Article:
Spinal neuroarthropathy (SNA), also called “Charcot spine”, is very uncommon disease of unknown etiology. Kronig first reported this pathology in 1884 on a patient with Tabes dorsalis (also known as syphilitic myelopathy). As syphilis tends to disappear in developed countries, spinal cord lesion is the most frequent etiology of SNA.
To describe clinical and radiographic results in 12 patients suffering from spinal neuroarthropathy (SNA).
Twelve patients diagnosed with SNA were included in the study. All patients were wheelchair users. The average delay between the neurological disease and the diagnosis of SNA was 18years. All patients were initially treated conservatively. Surgery was only indicated in persistent symptomatic or instable cases, and for infected SNA. Surgery was a circumferential arthrodesis.
From 12 patients, with a median follow-up of 4years, five patients were operated on and 7 patients were still conservatively treated. Two patients with back pain and evolutive destruction were declined for surgery. One suffered of bilateral hip ankylosis and extensive spinal surgery would have confined him to bed, and one due to an evolutive bedsore. One patient improved with a complete regression of back pain.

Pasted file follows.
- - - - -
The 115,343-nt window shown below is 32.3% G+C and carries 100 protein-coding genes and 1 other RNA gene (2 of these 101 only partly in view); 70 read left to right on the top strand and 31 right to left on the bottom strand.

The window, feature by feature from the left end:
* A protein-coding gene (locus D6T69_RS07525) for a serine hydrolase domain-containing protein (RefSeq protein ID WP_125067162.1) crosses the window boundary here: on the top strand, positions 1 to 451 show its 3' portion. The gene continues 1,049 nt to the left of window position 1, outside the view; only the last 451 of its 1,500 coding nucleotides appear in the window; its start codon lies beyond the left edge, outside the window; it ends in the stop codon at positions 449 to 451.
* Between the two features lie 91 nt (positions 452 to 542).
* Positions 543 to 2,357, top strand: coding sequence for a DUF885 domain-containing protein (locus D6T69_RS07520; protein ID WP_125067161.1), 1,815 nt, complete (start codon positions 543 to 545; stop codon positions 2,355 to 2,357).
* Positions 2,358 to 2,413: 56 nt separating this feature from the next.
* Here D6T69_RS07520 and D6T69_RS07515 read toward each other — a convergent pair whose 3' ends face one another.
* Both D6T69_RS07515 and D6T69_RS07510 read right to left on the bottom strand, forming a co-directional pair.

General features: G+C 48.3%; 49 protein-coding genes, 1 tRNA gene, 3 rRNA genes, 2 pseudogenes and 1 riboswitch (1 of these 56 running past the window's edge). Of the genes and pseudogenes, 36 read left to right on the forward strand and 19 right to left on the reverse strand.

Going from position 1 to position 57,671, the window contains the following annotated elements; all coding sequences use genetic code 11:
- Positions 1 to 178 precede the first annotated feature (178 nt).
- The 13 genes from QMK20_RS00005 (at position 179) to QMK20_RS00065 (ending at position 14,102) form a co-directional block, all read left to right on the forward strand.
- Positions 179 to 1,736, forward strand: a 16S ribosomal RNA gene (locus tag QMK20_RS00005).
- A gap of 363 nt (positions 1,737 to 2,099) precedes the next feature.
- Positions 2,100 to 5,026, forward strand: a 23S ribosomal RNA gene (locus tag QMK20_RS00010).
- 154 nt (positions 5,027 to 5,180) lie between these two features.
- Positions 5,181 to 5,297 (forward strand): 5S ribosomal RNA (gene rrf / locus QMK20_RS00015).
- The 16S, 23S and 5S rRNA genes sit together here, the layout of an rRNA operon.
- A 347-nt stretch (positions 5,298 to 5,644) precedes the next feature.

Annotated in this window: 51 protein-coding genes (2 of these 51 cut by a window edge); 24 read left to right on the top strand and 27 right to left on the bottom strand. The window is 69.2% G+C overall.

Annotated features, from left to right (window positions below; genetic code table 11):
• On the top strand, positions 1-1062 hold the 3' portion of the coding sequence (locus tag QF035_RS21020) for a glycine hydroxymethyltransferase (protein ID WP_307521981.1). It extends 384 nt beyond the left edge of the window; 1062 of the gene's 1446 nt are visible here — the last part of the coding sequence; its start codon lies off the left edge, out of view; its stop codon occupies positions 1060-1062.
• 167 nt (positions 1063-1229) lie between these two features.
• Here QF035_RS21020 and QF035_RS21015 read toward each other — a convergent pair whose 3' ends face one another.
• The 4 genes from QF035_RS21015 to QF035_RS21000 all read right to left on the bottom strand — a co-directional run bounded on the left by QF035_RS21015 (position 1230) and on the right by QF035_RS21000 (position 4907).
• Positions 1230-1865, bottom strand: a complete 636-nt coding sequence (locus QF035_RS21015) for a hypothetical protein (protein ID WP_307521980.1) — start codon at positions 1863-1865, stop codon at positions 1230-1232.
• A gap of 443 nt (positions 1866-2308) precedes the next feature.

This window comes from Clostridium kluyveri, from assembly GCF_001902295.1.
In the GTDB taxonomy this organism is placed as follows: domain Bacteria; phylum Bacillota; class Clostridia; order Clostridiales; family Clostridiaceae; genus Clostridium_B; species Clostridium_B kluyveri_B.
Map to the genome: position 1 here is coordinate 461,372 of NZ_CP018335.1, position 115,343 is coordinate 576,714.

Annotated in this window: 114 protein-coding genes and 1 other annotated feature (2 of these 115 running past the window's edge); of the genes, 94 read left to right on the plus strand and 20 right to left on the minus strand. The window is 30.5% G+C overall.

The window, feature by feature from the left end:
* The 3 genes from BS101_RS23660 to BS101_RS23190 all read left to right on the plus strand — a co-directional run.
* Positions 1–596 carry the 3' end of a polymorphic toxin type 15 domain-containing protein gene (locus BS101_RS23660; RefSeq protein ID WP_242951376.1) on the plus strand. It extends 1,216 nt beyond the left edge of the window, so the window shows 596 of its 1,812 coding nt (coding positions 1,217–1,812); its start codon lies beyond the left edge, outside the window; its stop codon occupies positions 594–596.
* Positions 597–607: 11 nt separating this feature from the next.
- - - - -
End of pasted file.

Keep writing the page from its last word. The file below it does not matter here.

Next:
Nowadays, surgical treatment is recommended with an extensive and circumferential fusion, in order to prevent relapses. Good radiographic outcome is reported but functional results have not been studied. Natural evolution of SNA remains unknown but can be less disabling than surgery. This pathologic mobility can contribute to patient's autonomy and can therefore be considered as opportune. Conservative therapy can be considered for SNA.
Level of evidence
Level IV.Le texte complet de cet article est disponible en PDF.
Keywords : Charcot spine, Neuroarthropathy, Spinal neuroarthropathy, Axial neuroarthropathy, Conservative treatment